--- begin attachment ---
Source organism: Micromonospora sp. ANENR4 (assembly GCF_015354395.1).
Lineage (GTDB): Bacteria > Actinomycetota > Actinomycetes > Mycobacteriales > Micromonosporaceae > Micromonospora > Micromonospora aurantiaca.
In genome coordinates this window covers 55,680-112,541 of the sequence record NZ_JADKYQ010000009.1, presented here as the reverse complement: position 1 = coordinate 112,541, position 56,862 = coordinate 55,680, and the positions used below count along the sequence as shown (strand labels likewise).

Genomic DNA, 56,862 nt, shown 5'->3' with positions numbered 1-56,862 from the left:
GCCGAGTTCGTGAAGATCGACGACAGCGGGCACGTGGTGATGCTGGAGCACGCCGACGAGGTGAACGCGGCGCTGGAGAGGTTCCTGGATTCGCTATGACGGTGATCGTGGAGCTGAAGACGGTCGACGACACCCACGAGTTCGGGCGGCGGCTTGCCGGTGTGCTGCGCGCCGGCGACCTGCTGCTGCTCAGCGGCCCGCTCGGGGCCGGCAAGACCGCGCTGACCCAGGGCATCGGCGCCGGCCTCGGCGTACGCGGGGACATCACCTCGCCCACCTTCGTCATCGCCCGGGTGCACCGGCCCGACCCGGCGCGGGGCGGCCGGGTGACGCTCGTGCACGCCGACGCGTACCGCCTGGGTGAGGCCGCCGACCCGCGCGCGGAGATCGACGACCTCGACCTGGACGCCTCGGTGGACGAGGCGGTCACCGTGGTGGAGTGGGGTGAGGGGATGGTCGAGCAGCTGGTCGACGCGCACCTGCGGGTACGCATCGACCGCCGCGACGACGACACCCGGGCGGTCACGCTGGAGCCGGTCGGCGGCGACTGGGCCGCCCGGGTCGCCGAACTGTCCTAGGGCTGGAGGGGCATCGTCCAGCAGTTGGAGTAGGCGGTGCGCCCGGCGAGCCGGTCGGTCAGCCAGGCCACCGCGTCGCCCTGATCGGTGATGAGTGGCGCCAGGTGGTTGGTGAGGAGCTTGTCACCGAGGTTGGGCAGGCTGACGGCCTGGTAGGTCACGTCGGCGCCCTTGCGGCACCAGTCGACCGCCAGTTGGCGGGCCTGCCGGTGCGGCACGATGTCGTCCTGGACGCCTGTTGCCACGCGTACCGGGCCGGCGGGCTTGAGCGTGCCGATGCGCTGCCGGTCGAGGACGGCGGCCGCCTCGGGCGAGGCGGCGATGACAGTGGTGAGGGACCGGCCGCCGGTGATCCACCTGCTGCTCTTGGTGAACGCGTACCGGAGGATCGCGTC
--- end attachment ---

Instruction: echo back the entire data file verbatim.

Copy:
Source organism: Micromonospora sp. ANENR4 (assembly GCF_015354395.1).
Lineage (GTDB): Bacteria > Actinomycetota > Actinomycetes > Mycobacteriales > Micromonosporaceae > Micromonospora > Micromonospora aurantiaca.
In genome coordinates this window covers 55,680-112,541 of the sequence record NZ_JADKYQ010000009.1, presented here as the reverse complement: position 1 = coordinate 112,541, position 56,862 = coordinate 55,680, and the positions used below count along the sequence as shown (strand labels likewise).

Genomic DNA, 56,862 nt, shown 5'->3' with positions numbered 1-56,862 from the left:
GCCGAGTTCGTGAAGATCGACGACAGCGGGCACGTGGTGATGCTGGAGCACGCCGACGAGGTGAACGCGGCGCTGGAGAGGTTCCTGGATTCGCTATGACGGTGATCGTGGAGCTGAAGACGGTCGACGACACCCACGAGTTCGGGCGGCGGCTTGCCGGTGTGCTGCGCGCCGGCGACCTGCTGCTGCTCAGCGGCCCGCTCGGGGCCGGCAAGACCGCGCTGACCCAGGGCATCGGCGCCGGCCTCGGCGTACGCGGGGACATCACCTCGCCCACCTTCGTCATCGCCCGGGTGCACCGGCCCGACCCGGCGCGGGGCGGCCGGGTGACGCTCGTGCACGCCGACGCGTACCGCCTGGGTGAGGCCGCCGACCCGCGCGCGGAGATCGACGACCTCGACCTGGACGCCTCGGTGGACGAGGCGGTCACCGTGGTGGAGTGGGGTGAGGGGATGGTCGAGCAGCTGGTCGACGCGCACCTGCGGGTACGCATCGACCGCCGCGACGACGACACCCGGGCGGTCACGCTGGAGCCGGTCGGCGGCGACTGGGCCGCCCGGGTCGCCGAACTGTCCTAGGGCTGGAGGGGCATCGTCCAGCAGTTGGAGTAGGCGGTGCGCCCGGCGAGCCGGTCGGTCAGCCAGGCCACCGCGTCGCCCTGATCGGTGATGAGTGGCGCCAGGTGGTTGGTGAGGAGCTTGTCACCGAGGTTGGGCAGGCTGACGGCCTGGTAGGTCACGTCGGCGCCCTTGCGGCACCAGTCGACCGCCAGTTGGCGGGCCTGCCGGTGCGGCACGATGTCGTCCTGGACGCCTGTTGCCACGCGTACCGGGCCGGCGGGCTTGAGCGTGCCGATGCGCTGCCGGTCGAGGACGGCGGCCGCCTCGGGCGAGGCGGCGATGACAGTGGTGAGGGACCGGCCGCCGGTGATCCACCTGCTGCTCTTGGTGAACGCGTACCGGAGGATCGCGTC